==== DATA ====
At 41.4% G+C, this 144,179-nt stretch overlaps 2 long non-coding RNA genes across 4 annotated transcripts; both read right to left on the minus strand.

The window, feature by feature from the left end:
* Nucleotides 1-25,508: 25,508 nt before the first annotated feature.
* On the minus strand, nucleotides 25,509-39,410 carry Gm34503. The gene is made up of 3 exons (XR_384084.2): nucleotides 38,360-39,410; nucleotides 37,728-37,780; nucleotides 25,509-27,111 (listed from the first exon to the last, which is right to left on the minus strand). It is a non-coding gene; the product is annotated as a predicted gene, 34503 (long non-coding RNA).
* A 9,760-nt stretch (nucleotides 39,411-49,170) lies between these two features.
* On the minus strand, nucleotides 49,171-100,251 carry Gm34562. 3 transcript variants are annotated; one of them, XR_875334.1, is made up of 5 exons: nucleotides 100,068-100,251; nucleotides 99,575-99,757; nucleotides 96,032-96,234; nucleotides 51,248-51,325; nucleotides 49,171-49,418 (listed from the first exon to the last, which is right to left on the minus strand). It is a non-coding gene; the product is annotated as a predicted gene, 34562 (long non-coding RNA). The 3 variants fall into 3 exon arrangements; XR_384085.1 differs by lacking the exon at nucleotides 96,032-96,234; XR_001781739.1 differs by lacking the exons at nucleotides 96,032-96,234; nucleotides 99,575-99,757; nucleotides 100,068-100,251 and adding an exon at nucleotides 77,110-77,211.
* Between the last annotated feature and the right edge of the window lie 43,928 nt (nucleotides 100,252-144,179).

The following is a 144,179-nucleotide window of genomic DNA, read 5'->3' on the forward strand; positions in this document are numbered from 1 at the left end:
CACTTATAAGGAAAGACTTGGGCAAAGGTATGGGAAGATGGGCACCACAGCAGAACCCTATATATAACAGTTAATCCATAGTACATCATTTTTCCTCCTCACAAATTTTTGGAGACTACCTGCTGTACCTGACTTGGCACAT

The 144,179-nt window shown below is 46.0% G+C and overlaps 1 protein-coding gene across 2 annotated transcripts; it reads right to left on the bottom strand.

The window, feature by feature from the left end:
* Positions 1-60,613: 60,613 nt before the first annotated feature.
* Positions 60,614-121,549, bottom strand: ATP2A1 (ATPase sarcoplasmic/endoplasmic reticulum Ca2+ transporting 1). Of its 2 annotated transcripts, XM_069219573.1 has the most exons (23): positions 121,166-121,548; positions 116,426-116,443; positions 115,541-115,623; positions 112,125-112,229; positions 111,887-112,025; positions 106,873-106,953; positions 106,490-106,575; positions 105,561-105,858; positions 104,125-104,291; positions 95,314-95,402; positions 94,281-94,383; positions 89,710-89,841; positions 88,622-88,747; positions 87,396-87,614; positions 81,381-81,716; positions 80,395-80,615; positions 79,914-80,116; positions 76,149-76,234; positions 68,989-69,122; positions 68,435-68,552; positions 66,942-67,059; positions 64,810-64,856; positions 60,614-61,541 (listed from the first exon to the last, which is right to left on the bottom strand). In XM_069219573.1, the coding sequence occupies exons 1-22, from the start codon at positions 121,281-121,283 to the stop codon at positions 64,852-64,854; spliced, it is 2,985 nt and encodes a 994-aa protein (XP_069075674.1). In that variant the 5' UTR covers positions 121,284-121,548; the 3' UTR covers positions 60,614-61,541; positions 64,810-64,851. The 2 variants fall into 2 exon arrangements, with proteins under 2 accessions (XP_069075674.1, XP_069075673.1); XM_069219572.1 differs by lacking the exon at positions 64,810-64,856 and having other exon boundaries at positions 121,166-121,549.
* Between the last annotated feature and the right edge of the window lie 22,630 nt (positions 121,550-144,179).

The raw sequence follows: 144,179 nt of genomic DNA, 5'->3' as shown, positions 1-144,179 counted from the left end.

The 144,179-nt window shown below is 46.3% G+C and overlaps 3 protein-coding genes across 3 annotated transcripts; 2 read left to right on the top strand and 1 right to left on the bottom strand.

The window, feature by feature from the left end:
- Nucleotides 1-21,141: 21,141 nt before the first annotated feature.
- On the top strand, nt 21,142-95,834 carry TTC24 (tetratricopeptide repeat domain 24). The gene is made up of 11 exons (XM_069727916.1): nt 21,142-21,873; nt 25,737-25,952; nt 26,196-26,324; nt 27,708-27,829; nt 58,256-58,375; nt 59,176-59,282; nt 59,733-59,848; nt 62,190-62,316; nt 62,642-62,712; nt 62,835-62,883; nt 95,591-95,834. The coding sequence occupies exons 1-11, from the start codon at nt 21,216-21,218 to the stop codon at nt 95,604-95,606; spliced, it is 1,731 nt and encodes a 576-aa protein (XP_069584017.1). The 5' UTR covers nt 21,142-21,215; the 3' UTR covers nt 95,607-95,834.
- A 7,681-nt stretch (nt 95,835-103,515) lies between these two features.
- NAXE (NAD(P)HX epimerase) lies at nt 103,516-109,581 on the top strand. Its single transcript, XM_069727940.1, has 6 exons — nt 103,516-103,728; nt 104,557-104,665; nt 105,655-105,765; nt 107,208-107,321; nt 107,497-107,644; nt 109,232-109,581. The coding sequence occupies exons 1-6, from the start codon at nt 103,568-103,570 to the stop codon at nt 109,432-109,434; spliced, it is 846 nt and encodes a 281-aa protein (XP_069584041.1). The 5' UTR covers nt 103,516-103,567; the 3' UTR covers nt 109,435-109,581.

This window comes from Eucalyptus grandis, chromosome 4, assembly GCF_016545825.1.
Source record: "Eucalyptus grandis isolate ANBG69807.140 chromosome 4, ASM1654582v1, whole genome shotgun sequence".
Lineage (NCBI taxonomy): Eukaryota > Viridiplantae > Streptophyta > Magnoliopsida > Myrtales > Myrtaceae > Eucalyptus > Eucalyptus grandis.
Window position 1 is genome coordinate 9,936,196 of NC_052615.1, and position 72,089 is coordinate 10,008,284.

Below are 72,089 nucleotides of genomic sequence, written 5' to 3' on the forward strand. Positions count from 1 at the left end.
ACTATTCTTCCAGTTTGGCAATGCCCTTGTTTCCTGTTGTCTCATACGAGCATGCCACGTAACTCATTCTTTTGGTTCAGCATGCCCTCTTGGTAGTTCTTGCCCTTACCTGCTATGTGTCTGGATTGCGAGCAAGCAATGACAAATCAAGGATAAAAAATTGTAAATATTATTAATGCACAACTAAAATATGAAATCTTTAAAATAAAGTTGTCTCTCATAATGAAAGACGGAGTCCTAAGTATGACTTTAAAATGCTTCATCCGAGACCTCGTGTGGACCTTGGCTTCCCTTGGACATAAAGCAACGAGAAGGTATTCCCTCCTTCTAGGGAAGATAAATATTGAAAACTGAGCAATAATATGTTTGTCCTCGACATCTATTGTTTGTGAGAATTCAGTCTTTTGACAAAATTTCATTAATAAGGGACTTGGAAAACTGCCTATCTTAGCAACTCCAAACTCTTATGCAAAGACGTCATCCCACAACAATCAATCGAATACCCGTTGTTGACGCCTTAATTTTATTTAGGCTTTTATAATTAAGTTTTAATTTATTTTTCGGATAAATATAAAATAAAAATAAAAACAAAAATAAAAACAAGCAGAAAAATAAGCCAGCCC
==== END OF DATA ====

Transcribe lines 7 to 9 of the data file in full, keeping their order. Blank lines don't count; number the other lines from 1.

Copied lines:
* Between the last annotated feature and the right edge of the window lie 43,928 nt (nucleotides 100,252-144,179).

The following is a 144,179-nucleotide window of genomic DNA, read 5'->3' on the forward strand; positions in this document are numbered from 1 at the left end:
CACTTATAAGGAAAGACTTGGGCAAAGGTATGGGAAGATGGGCACCACAGCAGAACCCTATATATAACAGTTAATCCATAGTACATCATTTTTCCTCCTCACAAATTTTTGGAGACTACCTGCTGTACCTGACTTGGCACAT